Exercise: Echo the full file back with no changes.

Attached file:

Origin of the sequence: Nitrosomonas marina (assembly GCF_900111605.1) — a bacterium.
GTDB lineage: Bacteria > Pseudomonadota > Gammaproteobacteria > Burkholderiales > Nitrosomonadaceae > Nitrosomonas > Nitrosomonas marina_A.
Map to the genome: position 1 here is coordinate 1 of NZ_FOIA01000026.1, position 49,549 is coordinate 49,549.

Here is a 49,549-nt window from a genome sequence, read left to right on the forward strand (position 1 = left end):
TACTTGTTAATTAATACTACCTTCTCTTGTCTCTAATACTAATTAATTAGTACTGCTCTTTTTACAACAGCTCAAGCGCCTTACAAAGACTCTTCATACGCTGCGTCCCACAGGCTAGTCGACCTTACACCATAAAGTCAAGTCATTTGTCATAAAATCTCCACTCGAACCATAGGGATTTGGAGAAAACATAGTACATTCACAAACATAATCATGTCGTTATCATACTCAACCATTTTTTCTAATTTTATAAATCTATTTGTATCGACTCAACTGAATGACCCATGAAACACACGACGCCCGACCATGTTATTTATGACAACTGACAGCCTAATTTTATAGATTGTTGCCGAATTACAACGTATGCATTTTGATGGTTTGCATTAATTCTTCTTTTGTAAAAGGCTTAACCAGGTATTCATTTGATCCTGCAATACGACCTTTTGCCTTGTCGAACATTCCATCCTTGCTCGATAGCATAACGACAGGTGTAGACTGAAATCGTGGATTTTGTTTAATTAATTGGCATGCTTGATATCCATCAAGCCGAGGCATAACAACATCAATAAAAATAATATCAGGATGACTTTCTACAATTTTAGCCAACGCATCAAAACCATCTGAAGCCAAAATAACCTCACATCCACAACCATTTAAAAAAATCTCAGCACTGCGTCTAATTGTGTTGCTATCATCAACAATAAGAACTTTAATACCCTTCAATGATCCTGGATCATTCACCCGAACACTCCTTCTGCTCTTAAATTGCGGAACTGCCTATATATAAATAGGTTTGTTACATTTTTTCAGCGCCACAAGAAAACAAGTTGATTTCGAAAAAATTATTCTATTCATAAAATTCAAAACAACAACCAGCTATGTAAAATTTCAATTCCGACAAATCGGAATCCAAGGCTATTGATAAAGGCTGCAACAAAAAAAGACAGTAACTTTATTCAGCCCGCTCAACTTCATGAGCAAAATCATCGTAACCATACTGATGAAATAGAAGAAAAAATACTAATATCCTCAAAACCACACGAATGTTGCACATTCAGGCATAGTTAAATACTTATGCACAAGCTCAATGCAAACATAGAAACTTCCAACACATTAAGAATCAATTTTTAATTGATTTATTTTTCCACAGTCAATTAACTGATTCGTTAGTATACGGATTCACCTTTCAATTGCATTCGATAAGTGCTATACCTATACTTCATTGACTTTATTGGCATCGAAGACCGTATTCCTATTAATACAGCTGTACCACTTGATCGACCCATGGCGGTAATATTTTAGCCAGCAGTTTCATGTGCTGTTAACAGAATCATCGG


Origin of the sequence: Nitrosomonas marina (assembly GCF_900111605.1) — a bacterium.
GTDB lineage: Bacteria > Pseudomonadota > Gammaproteobacteria > Burkholderiales > Nitrosomonadaceae > Nitrosomonas > Nitrosomonas marina_A.
Map to the genome: position 1 here is coordinate 1 of NZ_FOIA01000026.1, position 49,549 is coordinate 49,549.

Here is a 49,549-nt window from a genome sequence, read left to right on the forward strand (position 1 = left end):
TACTTGTTAATTAATACTACCTTCTCTTGTCTCTAATACTAATTAATTAGTACTGCTCTTTTTACAACAGCTCAAGCGCCTTACAAAGACTCTTCATACGCTGCGTCCCACAGGCTAGTCGACCTTACACCATAAAGTCAAGTCATTTGTCATAAAATCTCCACTCGAACCATAGGGATTTGGAGAAAACATAGTACATTCACAAACATAATCATGTCGTTATCATACTCAACCATTTTTTCTAATTTTATAAATCTATTTGTATCGACTCAACTGAATGACCCATGAAACACACGACGCCCGACCATGTTATTTATGACAACTGACAGCCTAATTTTATAGATTGTTGCCGAATTACAACGTATGCATTTTGATGGTTTGCATTAATTCTTCTTTTGTAAAAGGCTTAACCAGGTATTCATTTGATCCTGCAATACGACCTTTTGCCTTGTCGAACATTCCATCCTTGCTCGATAGCATAACGACAGGTGTAGACTGAAATCGTGGATTTTGTTTAATTAATTGGCATGCTTGATATCCATCAAGCCGAGGCATAACAACATCAATAAAAATAATATCAGGATGACTTTCTACAATTTTAGCCAACGCATCAAAACCATCTGAAGCCAAAATAACCTCACATCCACAACCATTTAAAAAAATCTCAGCACTGCGTCTAATTGTGTTGCTATCATCAACAATAAGAACTTTAATACCCTTCAATGATCCTGGATCATTCACCCGAACACTCCTTCTGCTCTTAAATTGCGGAACTGCCTATATATAAATAGGTTTGTTACATTTTTTCAGCGCCACAAGAAAACAAGTTGATTTCGAAAAAATTATTCTATTCATAAAATTCAAAACAACAACCAGCTATGTAAAATTTCAATTCCGACAAATCGGAATCCAAGGCTATTGATAAAGGCTGCAACAAAAAAAGACAGTAACTTTATTCAGCCCGCTCAACTTCATGAGCAAAATCATCGTAACCATACTGATGAAATAGAAGAAAAAATACTAATATCCTCAAAACCACACGAATGTTGCACATTCAGGCATAGTTAAATACTTATGCACAAGCTCAATGCAAACATAGAAACTTCCAACACATTAAGAATCAATTTTTAATTGATTTATTTTTCCACAGTCAATTAACTGATTCGTTAGTATACGGATTCACCTTTCAATTGCATTCGATAAGTGCTATACCTATACTTCATTGACTTTATTGGCATCGAAGACCGTATTCCTATTAATACAGCTGTACCACTTGATCGACCCATGGCGGTAATATTTTAGCCAGCAGTTTCATGTGCTGTTAACAGAATCATCGG